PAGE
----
KiD is a Japanese game developer well known for their excellent love adventure games. One of their more compelling series is called Infinity, which includes the likes of Never 7 and Ever 17. The characters and plots in these games are not connected in any way, but some elements remain true, such as intellectually stimulating storylines and soundtracks composed by Takeshi Abo. My experience with Takeshi Abo's work is only via Never 7 and Ever 17 and of those two, I think Ever 17 has the superior soundtrack.
The first thing to note about this soundtrack is that all the song titles are in German. This is appropriate for the game since the setting is a theme park funded by a German pharmaceutical company and all of the attractions there have German monikers.
Musically, the opener LeMU - Far Away Continent of Lemuria definitely captures the mood of the game. It's catchy, but still rather dark and tense with both loud and quiet moments. The vocalist chosen for the opener is solid, but unremarkable. She sings well and has a pleasant voice, but nothing that really blew me away. It is much better than the other vocal number Aqua Stripe. It sounds like a third-rate disco song with lackadaisical vocals. A vocalist with a more authoritative vocal style would have been fantastic for both numbers.
The synthesized music used throughout the soundtrack is always catchy and often interesting because the themes usually have an air of tension to them. Circumstances are dire for our characters and it can be difficult to stay positive, hence the tension in many of the themes. Even music for attractions like Karusell Delphine (Dolphin Carousel) have an air of sadness to them. This is an interesting contrast because the Dolphin Carousel is supposed to be a happy attraction, but some sad and heavy moments in the game occur around there.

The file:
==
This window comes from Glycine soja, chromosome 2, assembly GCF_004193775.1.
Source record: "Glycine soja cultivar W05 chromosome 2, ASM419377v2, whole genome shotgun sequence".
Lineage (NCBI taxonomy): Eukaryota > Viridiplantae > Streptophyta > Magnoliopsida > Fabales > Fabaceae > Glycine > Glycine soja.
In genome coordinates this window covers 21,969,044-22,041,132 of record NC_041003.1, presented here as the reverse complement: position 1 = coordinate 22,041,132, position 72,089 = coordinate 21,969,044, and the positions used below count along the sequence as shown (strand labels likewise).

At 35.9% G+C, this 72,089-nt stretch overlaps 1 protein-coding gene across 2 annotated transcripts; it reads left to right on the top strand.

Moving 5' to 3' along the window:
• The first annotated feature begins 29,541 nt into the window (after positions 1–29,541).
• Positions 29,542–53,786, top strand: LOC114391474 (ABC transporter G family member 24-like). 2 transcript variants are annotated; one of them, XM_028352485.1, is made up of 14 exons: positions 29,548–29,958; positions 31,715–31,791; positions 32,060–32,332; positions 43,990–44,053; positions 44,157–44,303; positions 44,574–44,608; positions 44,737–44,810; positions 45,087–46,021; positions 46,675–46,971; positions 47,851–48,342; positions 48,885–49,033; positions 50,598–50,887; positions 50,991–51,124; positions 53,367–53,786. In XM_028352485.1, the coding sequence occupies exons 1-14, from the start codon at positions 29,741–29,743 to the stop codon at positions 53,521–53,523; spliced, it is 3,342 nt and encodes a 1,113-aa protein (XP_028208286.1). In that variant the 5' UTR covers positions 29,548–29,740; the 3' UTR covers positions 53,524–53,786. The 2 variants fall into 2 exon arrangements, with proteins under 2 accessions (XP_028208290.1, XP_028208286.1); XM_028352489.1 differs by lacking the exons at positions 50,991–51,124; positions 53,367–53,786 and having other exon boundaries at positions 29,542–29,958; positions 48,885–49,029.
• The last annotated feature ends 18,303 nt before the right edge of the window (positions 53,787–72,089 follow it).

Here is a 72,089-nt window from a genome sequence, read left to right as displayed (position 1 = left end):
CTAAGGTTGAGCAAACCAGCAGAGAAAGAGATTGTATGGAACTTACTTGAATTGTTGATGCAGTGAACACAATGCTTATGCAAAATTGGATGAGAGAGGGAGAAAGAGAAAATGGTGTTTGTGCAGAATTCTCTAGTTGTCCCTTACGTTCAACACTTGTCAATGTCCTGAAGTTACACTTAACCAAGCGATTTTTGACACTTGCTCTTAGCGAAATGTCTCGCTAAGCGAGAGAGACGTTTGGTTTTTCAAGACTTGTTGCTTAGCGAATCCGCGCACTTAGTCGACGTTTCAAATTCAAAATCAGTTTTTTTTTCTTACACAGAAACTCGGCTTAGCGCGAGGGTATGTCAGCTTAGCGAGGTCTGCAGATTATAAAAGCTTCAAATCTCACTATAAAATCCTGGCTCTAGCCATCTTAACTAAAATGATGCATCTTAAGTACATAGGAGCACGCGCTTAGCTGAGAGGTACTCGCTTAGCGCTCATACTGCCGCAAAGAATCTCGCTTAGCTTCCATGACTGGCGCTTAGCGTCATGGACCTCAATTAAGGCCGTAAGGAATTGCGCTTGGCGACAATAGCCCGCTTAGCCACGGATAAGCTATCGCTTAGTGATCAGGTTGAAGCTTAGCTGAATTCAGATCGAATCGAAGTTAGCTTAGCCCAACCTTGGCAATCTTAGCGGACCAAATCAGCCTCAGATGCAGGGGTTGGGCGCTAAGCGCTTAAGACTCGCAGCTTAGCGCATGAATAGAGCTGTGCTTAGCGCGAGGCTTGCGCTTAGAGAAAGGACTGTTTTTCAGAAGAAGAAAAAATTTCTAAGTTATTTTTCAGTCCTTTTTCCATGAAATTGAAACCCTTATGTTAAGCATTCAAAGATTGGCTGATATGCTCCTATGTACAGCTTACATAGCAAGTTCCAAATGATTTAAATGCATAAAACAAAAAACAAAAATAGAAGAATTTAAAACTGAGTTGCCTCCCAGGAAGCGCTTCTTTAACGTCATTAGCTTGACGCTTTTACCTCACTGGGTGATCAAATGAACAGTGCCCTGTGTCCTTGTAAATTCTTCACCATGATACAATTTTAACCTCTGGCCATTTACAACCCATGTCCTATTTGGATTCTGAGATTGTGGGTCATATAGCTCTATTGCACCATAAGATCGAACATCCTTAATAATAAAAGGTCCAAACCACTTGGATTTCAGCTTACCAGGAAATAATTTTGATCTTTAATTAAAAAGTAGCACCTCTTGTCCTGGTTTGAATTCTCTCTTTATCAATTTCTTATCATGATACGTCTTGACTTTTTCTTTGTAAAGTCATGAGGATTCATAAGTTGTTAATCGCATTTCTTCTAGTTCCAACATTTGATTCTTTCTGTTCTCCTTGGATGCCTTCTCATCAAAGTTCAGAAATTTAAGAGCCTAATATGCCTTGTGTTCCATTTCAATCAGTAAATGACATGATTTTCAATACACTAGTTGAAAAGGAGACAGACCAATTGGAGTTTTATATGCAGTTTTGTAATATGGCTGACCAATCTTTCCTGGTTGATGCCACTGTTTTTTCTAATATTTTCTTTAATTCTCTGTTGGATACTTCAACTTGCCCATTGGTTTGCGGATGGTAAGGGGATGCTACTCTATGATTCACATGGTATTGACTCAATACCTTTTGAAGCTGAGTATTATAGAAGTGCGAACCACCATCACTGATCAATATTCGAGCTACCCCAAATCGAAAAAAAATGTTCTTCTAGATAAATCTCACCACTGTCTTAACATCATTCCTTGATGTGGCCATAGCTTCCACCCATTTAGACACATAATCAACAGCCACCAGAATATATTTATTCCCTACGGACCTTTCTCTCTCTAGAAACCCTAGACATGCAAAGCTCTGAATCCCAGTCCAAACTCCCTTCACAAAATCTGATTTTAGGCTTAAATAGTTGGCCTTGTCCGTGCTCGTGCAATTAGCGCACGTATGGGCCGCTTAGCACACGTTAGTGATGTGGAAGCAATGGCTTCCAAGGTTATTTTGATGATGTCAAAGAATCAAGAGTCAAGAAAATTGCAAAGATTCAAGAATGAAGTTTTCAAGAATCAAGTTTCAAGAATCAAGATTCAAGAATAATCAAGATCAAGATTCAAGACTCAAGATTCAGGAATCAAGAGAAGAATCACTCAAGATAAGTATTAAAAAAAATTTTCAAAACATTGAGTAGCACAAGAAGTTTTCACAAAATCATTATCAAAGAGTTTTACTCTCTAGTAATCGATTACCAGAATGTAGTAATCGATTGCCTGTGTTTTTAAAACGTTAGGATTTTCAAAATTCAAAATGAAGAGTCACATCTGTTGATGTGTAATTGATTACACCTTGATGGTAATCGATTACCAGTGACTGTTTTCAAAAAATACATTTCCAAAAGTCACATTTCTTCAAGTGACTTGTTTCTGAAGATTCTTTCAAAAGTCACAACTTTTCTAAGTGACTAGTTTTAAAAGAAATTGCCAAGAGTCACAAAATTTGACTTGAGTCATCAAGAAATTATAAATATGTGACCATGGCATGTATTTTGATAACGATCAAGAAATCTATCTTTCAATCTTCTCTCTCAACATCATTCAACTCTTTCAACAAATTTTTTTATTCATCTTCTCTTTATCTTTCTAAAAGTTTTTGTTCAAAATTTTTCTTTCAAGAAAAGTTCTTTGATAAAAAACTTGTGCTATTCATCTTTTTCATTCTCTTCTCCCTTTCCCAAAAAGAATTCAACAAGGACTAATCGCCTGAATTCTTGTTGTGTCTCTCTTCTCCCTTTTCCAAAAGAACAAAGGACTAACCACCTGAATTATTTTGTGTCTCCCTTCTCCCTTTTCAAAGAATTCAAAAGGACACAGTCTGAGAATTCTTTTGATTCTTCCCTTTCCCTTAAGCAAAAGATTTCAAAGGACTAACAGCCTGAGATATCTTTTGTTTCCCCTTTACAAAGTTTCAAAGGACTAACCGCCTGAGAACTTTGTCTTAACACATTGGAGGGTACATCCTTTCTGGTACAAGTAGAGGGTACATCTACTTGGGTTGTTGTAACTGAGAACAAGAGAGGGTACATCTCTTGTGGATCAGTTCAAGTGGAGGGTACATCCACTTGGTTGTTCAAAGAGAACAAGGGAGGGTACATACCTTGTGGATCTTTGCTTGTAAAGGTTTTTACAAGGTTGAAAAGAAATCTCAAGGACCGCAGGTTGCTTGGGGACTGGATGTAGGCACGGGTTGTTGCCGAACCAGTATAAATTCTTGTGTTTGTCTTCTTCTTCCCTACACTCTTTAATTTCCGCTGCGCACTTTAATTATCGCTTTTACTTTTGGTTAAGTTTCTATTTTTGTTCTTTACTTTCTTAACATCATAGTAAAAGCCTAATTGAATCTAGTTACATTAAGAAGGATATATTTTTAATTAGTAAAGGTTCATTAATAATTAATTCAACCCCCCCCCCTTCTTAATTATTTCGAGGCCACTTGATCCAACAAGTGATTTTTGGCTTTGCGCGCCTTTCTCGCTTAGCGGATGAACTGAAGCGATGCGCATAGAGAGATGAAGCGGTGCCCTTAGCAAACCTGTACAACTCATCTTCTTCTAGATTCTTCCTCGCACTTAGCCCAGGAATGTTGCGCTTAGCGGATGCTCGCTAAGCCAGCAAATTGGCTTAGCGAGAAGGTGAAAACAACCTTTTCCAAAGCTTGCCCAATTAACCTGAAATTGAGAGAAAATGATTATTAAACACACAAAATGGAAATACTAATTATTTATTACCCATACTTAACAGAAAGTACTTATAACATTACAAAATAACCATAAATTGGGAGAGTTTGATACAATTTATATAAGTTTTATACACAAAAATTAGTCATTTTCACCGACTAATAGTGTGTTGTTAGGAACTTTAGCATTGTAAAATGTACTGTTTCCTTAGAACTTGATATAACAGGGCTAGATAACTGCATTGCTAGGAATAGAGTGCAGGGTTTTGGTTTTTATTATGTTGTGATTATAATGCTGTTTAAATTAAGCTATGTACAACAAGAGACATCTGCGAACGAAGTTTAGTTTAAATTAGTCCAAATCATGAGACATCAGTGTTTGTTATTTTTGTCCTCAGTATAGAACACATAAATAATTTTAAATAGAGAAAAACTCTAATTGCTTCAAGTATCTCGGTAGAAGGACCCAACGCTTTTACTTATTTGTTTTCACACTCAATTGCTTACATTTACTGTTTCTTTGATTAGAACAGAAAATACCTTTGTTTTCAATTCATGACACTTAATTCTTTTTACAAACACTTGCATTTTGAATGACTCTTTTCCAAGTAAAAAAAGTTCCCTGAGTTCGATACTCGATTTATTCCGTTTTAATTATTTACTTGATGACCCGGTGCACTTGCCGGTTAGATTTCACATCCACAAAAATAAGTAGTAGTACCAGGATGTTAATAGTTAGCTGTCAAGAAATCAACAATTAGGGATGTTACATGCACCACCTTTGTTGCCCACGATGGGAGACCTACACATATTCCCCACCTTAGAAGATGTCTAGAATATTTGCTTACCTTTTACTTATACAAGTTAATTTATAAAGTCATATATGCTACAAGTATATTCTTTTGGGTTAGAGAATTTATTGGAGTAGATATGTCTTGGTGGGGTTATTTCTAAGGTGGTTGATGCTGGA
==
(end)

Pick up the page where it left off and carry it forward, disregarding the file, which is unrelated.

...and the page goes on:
One thing I like is the way Abo layers the various instrumentation in his pieces, allowing each part to breathe nicely. Though the music is synthesized, there is a wide variety of instrumentation and sonic textures. Qualle is a good example of his effective layering. No choking of parts here. I also like how some pieces start off slow with simple instrumentation then build up into a tense climax with added instrumentation. Tief Blau is a good examples of this. I also like how Zweitestock and Drittestock both employ the same main melody, but different background music. I found that a subtle and very cool use of layering.
In contrast to the more relaxing Never 7 soundtrack, Ever 17's contains tunes like IBF Notfall and Drittes Auge that really gutpunched me and forced me to take notice. Again, this is very much in keeping with the spirit of the game where sometimes the characters get complacent and some crisis event occurs that slaps them back into reality. Drittes Auge is a pleasant surprise, because it has a slightly dirtier, more rock oriented sound providing a nice change of pace to the cleaner sounds of the other songs. I was not quite expecting a piece like this from Takeshi Abo since all the works of his I've heard were more in a pop vein.
I liked this soundtrack. The music is great and nicely complements a great game. I was not bored by a single track and even outside the context of the game, there is plenty here to grab your ear. This is not a relaxing soundtrack, but it is one I thoroughly enjoyed listening to. The contrast between this soundtrack and Never 7's soundtrack has shown me the versatility of Takeshi Abo's compositional skill. I hope to hear more of his work in the future.
Reviewed by: Neal Chandran